meaning "nobleman, warrior"
. It was either a nickname for one who acted like an earl, or an occupational name for a person employed by an earl.
From Italian fava
referring to a type of broad bean.
Derived from Middle English feare
meaning "friend, comrade"
FELD German, Jewish
in German. The name was originally given to someone who lived on land cleared of forest.
From a name for someone who dwelt near a marsh, from Old English fenn
meaning "fen, swamp, bog"
Name given to someone who lived by a ford, possibly the official who maintained it. A famous bearer was the American industrialist Henry Ford (1863-1947).
in German, probably referring to someone outside the feudal system.
GAGE French, English
Occupational name derived either from Old French jauge "measure"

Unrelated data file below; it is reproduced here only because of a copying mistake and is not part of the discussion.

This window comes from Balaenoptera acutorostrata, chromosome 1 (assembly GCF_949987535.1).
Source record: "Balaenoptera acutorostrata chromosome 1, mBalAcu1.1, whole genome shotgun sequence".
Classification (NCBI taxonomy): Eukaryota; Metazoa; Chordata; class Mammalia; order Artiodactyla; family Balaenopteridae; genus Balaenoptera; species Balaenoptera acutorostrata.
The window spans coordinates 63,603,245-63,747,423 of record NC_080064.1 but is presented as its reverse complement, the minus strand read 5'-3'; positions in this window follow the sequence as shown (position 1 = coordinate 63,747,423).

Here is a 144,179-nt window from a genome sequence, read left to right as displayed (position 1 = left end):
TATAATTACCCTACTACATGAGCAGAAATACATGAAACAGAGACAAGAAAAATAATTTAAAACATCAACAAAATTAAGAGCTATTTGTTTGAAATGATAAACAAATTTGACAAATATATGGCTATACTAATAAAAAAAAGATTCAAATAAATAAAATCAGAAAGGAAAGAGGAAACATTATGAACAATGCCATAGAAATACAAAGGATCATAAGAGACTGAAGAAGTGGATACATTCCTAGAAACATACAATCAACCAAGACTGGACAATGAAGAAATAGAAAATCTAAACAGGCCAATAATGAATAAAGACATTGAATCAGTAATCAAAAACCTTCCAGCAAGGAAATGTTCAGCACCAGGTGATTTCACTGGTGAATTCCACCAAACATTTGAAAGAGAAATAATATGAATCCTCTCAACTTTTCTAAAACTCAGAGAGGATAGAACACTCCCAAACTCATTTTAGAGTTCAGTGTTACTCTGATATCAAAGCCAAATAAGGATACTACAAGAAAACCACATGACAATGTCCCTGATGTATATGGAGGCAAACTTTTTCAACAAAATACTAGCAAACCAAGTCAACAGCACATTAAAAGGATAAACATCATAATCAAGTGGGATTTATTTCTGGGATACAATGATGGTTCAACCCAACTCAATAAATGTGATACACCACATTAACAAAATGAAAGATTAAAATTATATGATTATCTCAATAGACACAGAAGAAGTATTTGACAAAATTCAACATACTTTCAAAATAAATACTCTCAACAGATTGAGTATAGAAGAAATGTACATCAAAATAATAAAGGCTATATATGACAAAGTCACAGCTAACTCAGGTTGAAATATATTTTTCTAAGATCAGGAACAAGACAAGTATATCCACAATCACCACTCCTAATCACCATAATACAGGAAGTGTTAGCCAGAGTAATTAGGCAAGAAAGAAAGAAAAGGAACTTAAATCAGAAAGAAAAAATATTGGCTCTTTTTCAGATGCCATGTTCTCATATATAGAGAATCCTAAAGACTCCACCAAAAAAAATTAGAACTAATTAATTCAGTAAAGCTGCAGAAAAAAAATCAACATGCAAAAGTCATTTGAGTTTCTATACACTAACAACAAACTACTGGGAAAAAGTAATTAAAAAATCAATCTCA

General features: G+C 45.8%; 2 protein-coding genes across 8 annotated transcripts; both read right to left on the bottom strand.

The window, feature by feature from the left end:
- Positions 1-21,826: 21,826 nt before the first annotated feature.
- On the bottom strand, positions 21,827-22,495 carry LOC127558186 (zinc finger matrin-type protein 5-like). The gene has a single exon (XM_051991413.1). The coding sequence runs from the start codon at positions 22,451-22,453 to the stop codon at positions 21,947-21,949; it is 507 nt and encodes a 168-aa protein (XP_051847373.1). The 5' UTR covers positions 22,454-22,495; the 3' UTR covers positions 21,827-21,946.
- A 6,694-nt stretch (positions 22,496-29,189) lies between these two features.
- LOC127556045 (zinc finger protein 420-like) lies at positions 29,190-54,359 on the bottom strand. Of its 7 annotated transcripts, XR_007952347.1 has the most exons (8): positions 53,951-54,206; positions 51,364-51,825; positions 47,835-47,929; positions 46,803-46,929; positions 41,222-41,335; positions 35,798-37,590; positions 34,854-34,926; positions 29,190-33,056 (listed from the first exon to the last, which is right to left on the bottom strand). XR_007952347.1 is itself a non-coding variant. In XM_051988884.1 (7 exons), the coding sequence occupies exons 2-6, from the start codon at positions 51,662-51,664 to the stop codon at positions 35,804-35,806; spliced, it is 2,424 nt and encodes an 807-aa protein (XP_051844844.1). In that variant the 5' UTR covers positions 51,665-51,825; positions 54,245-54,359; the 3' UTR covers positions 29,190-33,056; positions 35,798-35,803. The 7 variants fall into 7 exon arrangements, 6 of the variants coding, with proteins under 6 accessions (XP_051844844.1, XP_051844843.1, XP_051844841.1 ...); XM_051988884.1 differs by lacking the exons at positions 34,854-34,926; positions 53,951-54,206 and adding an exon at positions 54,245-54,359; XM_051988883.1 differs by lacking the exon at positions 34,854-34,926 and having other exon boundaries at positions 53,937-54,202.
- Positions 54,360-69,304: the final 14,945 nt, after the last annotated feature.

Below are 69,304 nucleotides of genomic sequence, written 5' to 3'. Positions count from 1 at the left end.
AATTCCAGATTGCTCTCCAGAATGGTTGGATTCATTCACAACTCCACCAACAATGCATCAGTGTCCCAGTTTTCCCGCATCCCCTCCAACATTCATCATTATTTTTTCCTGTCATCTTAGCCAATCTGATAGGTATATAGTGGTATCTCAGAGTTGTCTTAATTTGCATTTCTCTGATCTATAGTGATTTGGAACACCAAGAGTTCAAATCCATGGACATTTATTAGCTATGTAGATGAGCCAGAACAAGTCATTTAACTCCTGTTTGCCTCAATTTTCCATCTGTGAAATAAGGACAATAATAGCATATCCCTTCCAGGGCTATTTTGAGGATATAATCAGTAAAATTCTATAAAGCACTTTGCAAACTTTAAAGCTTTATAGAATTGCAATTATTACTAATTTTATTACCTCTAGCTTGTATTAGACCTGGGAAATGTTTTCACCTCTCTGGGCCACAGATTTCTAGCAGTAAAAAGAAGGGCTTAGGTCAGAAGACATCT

(a name for an assayer) or gage "pledge, payment"
(a name for a moneylender). Both words were ultimately of Frankish origin.
Name for someone who lived on a street in a city, from German gasse
Originally indicated someone who lived near a ravine, from Middle English gil
(of Old Norse origin).
From a nickname meaning "good"
, referring to a kindly person.
From the Old English word gara
meaning "triangular plot of land"
From a nickname for a person who had grey hair or grey clothes.
Means "thick, fat, big"
in French, from Late Latin grossus
, possibly of Germanic origin.
Occupational name meaning "peddler"
From a nickname for a proud or pugnacious person, from Old High German hano
meaning "rooster, cock"
Derived from Old English halh
meaning "nook, recess, hollow"
Means "male deer"
. It was originally acquired by a person who lived in a place frequented by harts, or bore some resemblance to a hart.
From Middle High German and Middle Low German hase
meaning "hare, rabbit"
. This was a nickname for a person who was quick or timid.